Many of my employees are working from home. How do I know how many hours to pay them? Do I have to pay overtime when it was not authorized?
Work performed away from the primary worksite, including at the employee’s home, is treated the same as work performed at the primary worksite for purposes of compensability. Therefore, employers must compensate employees for all hours of telework actually performed away from the primary worksite, including overtime work, in accordance with the FLSA, provided the employer knew or had reason to believe the work was performed. This is true even of hours of telework that the employer did not authorize. However, employers are not required to compensate employees for unreported hours of telework that they have no reason to believe have been performed, i.e., where employers neither knew nor should have known about the unreported hours. Employers can generally satisfy their obligations and avoid overtime claims by implementing time-reporting procedures, and requiring employees to report hours to supervisors/management, and seek advance approval for hours in excess of forty (40) in a single work week.
How do full-time teleworking employees need to be paid if the employer allows for flexibility throughout the day for personal/ family obligations? Should they be compensated for all time from when they begin work in the morning to when they finish work in the evening?
No. An employer that allows employees to telework with flexible hours during the COVID-19 emergency does not need to count as hours worked all the time between an employee’s first and last principal activities in a workday. For example, an employer and employee can agree to staggered hours throughout the day, i.e., employee teleworks between the hours of 7–9 a.m., 11:30–3 p.m., and 7–9 p.m. on weekdays to allow for the employee to help teach children whose schools are closed, etc. The employer must compensate the employee for all hours actually worked (7.5 hours that day), but not all 14 hours between the employee’s first principal activity at 7 a.m. and last at 9 p.m.
Can an employee be required to telework if management was informed that they interacted with a COVID-infected person over the weekend?
Yes. An employer may enact a policy that requires any employee who has interacted with a COVID-19-infected person to telework, take leave until the employee has personally tested negative for COVID-19, or comply with CDC quarantine guidance. However, an employer may not require an employee to telework, be tested for COVID-19, or satisfy any other requirement solely because the employee previously took leave under the FFCRA, for example, to care for his/her parent who is self-quarantining. Bottom Line: Employers cannot treat employees differently because they took leave under the FFCRA, but they can enact policies that apply equally to all employees who have been exposed to COVID-19.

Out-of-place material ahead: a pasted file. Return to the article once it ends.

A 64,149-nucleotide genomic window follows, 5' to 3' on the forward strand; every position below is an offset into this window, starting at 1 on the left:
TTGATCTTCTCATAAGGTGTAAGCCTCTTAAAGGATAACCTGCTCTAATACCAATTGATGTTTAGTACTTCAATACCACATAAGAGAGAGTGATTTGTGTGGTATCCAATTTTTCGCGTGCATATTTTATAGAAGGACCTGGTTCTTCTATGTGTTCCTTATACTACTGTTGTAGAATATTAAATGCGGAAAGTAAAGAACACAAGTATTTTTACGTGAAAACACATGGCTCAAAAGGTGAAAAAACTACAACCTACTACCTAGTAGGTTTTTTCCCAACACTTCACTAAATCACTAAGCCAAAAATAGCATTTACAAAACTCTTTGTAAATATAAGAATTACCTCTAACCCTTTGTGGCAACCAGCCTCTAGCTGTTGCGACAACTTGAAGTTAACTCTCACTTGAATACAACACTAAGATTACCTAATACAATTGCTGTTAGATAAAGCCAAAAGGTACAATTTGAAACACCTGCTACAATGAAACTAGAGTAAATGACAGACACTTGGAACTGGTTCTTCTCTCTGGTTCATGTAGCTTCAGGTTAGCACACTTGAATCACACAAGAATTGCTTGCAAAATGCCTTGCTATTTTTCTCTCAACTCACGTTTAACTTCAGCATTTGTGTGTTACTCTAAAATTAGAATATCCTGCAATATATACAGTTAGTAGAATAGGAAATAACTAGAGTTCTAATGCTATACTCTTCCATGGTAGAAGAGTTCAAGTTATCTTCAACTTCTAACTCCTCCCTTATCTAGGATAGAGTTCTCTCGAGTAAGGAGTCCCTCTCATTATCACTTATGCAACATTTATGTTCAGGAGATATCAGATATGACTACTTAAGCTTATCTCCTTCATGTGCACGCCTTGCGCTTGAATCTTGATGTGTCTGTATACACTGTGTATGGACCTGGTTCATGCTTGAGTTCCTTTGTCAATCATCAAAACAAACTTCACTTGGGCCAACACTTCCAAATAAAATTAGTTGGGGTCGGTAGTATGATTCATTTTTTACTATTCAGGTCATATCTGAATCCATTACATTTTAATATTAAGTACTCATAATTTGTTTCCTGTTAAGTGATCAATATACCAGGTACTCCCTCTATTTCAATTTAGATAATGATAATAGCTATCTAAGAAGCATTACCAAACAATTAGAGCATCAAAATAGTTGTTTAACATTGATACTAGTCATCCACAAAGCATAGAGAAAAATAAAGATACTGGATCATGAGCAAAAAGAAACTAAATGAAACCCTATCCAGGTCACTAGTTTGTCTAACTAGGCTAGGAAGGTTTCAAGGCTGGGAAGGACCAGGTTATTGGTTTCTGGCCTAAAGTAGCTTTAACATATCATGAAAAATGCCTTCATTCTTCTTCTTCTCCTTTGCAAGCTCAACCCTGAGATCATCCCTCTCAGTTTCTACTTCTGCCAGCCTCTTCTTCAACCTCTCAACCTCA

Are your Family Medical Leave Act (FMLA) forms up to date?
On July 16, the DOL issued new FMLA forms for notification of eligibility for, certification of, and designation of leave under the FMLA. The improvements include: an electronic signature to reduce contact; identification of the 15 day deadline by which the employee must return certain certification forms; the inclusion of definitions of continuing treatment and qualifying family members; categorization of information based on the type of underlying continuing treatment for serious health conditions and qualifying exigencies. The revised notice of eligibility form (WH-381) also now identifies the hours of service worked towards the 1,250-hour minimum service requirement under the FMLA. Both the revised notice of eligibility form (WH-381) and the revised designation notice form (WH-382) also provide more information regarding the substitution of paid leave and how it runs concurrently with FMLA leave. While these new DOL-issued forms are not required to be used by employers, they are a good way to ensure better compliance with the FMLA. Now is an opportune time for employers to revisit their FMLA policies and procedures to ensure they are complying with their obligations and sufficiently protecting employee’s rights under the FMLA.
DOL Investigates FFCRA Violations in Florida
Florida employers are among those across the nation that have been investigated by the DOL and ordered to pay back wages/emergency paid sick leave for violation the FFCRA. In July, a non-profit organization paid $1,040 to an employee whose doctor had directed him/her to remain at home due to corona-virus related concerns. A manufacturing company was also determined to have wrongly denied emergency paid sick leave to an employee who requested time off to care for their child. The employer also failed to post a notice of employees’ rights, as required by the FFCRA. The employer was required to pay the employee $4,352.00 in back wages.
If you have questions about your company’s obligations under the FFCRA, FMLA, or FLSA, please reach out to Attorney Jessica Farrelly in the firm’s Employment Law Group.
Jessica M. Farrelly
phone // 941.366.8100
fax // 941.366.6384